“We think Hunter is going to be a Mark Harrell for us. A guy that’s extremely valuable, can play a number of positions. We trust him, but we want to see these two young players [Kraemer and Eichenberg]. Hunter is a guy that can play right or left tackle for us. He’s going to be a valuable player for us as a swing guy.”

On that note, this space will refer to Bivin as a fifth-year lineman, as was done above, rather than as a guard or as a tackle, until further notice. In his case, the broader description may be the most accurate.

Spring break out west is fine, but Wimbush better be ready to run

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It will undoubtedly become a habit, at least for the next five-plus months. If Notre Dame junior quarterback Brandon Wimbush sneezes in front of a camera, it just might lead to an uptick in webmd.com traffic. His every football move will certainly be analyzed, nitpicked and discussed at length. Thus, Irish coach Brian Kelly being asked about Wimbush’s spring break should surprise no one.

Rather than find a Florida beach, Wimbush spent his spring break working with private quarterbacks coach George Whitfield in San Diego alongside a handful of other college passers. Kelly said there is value to such a spring break but stopped short of setting any lofty expectations of the effects.

“I have no problem with [Wimbush] working out with George Whitfield,” Kelly said following Wednesday’s practice, the first following spring break and the third of 14 leading into the Blue-Gold Game on April 22. “George doesn’t work on the specifics to the offense. George is really working on the quarterback and throwing the football, moving in the pocket. George is really good at keeping those quarterbacks active and moving.”

Whitfield is best-known around Notre Dame and among Irish fans for working with former Notre Dame quarterback Everett Golson during Golson’s academic suspension in 2013. Whitfield and Golson spent 10 weeks together, thus granting time for extensive off-field activities such as film study. Far shorter, Wimbush’s time out west appears to have been spent primarily doing drills.

“In those situations, it’s a bullpen session,” Kelly said. “They’re keeping their arms loose, they’re keeping their feet loose. He’s just keeping them active.”

It is hard to construe that activity as a negative, but it obviously lacks certain aspects crucial to Wimbush’s 2017 season. With only five career pass attempts and seven career rushes, Wimbush’s inexperience looms large. Developing the necessary intangibles to account for that may be just as, if not more, important as fitting his throws into tight windows.

“When it comes to the playbook, to his teammates, to his coaches here, Brandon understands that when the rubber hits the road, those are the guys that matter the most,” Kelly said. “He knows when it’s time for Notre Dame football, where the focus is.”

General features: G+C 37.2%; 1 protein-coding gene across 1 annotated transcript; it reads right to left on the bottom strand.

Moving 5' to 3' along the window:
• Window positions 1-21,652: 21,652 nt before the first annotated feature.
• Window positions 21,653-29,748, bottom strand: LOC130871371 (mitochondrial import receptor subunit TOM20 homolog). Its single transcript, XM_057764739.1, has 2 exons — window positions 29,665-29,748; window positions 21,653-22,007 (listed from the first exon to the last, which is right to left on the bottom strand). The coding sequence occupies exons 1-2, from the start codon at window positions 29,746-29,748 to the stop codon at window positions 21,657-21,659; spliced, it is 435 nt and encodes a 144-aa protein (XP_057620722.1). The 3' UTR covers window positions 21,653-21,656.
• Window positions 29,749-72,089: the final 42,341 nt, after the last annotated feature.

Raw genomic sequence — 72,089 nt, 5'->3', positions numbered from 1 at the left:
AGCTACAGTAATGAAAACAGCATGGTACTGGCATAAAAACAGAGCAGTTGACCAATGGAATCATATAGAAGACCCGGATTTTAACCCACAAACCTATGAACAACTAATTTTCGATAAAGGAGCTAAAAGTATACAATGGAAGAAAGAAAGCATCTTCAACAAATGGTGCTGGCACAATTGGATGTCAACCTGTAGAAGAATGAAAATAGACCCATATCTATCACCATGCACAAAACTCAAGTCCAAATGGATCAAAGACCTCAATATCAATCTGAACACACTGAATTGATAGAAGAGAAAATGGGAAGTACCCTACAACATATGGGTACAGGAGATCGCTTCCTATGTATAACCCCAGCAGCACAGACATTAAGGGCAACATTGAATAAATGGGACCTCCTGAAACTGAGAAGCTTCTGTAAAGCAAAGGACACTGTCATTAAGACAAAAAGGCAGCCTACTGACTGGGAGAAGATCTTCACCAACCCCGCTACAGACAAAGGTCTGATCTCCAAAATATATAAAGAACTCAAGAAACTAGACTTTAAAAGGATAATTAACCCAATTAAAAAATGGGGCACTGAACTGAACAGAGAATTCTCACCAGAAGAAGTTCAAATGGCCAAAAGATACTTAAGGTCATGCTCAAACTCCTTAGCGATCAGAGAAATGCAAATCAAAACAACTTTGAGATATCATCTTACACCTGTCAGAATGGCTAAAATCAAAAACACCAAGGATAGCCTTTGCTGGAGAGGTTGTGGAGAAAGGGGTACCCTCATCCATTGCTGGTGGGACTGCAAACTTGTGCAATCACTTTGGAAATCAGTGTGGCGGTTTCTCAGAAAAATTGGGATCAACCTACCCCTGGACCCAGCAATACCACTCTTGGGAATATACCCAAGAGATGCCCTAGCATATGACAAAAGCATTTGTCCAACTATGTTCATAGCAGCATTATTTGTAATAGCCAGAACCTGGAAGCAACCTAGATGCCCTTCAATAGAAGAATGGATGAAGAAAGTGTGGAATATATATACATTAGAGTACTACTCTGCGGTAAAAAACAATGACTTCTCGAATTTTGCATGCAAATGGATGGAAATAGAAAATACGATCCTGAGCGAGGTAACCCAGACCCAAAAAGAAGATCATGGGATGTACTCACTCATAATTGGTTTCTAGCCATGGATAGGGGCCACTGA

Included in that playbook will be an expectation for Wimbush to carry the ball. To date, Wimbush’s biggest play and possibly only imprint on most Notre Dame fans’ memories is a 58-yard touchdown scamper against Massachusetts in 2015.

Link to 17-second YouTube video which has unfortunately disabled embedding

Note, the play is not exclusively-designed for Wimbush to run. Now a rising junior, then a fellow freshman, running back Josh Adams comes across Wimbush’s front for a possible handoff. Instead, Wimbush makes the correct read and keeps the ball. Why state so clearly it was the proper read? Adams has to evade a Texas defender even though he never had the ball.

Future option plays should present Wimbush with the possibility of throwing the ball, too.

“He’ll be a runner in the offense,” Kelly said. “Do we want him to carry the ball 20 times? No.”

“I don’t think you’ll have a situation where we’re calling quarterback power or singular runs. He’s going to have options: hand it off, throw the ball out on the perimeter. You’ll see more of that than you will prescribed quarterback runs. We had a little bit more of that last year with Kizer, but I think you’ll see that he has an option to get the ball out of his hands more so than just prescribed runs.”

Those option plays, in particular, will require Wimbush to have a thorough familiarity both with the Notre Dame playbook and with his teammates’ tendencies.

RITA LEE OR 52-53?
Staying consistent with his comments over the last two months, Kelly once again reiterated the biggest changes new offensive coordinator Chip Long will bring to the Irish playbook will be in its wording. Perhaps going to an extreme example to illustrate his thinking, Kelly pointed to the future.

“We’re going to win next year and Chip is going to be the greatest offensive coordinator in the country and he’s going to get a head job, right?” Kelly asked rhetorically. “Then I’m not going to introduce the Chip Long offense to the next offensive coordinator.”

“It has to have my culture in it … The culture of the offense is still the base offense that I have always run because I have to be able to carry that with me from year to year.”

Within that ellipsis, Kelly gave two examples of possible verbiage changes. Without knowing much more behind them, they do not mean too much out here in the cobwebs of the internet, but they do provide a quick glimpse at what Kelly has been referring to when discussing lexicon since hiring Long.

“If he wants to change Ringo Lucky protection to Ram and Lion protection, go right ahead. If he wants to change certain calls, for example, 52-53 protection is now Rita Lee.”